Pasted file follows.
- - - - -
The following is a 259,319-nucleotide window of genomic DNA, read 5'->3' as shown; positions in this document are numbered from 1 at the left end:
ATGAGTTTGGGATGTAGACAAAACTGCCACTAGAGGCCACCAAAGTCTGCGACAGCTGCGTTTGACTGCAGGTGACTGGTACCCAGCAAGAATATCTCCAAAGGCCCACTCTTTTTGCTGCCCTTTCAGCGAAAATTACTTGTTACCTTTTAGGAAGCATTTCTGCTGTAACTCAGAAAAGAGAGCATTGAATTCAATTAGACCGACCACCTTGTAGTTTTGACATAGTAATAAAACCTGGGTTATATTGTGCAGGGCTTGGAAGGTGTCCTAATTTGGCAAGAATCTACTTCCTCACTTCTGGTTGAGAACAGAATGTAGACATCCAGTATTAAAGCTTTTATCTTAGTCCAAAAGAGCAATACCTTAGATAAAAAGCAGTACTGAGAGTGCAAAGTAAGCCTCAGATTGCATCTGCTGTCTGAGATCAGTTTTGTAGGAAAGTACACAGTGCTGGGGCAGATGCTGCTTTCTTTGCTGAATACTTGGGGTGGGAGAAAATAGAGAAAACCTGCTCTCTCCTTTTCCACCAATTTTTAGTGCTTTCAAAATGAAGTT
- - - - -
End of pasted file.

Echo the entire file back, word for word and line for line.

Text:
The following is a 259,319-nucleotide window of genomic DNA, read 5'->3' as shown; positions in this document are numbered from 1 at the left end:
ATGAGTTTGGGATGTAGACAAAACTGCCACTAGAGGCCACCAAAGTCTGCGACAGCTGCGTTTGACTGCAGGTGACTGGTACCCAGCAAGAATATCTCCAAAGGCCCACTCTTTTTGCTGCCCTTTCAGCGAAAATTACTTGTTACCTTTTAGGAAGCATTTCTGCTGTAACTCAGAAAAGAGAGCATTGAATTCAATTAGACCGACCACCTTGTAGTTTTGACATAGTAATAAAACCTGGGTTATATTGTGCAGGGCTTGGAAGGTGTCCTAATTTGGCAAGAATCTACTTCCTCACTTCTGGTTGAGAACAGAATGTAGACATCCAGTATTAAAGCTTTTATCTTAGTCCAAAAGAGCAATACCTTAGATAAAAAGCAGTACTGAGAGTGCAAAGTAAGCCTCAGATTGCATCTGCTGTCTGAGATCAGTTTTGTAGGAAAGTACACAGTGCTGGGGCAGATGCTGCTTTCTTTGCTGAATACTTGGGGTGGGAGAAAATAGAGAAAACCTGCTCTCTCCTTTTCCACCAATTTTTAGTGCTTTCAAAATGAAGTT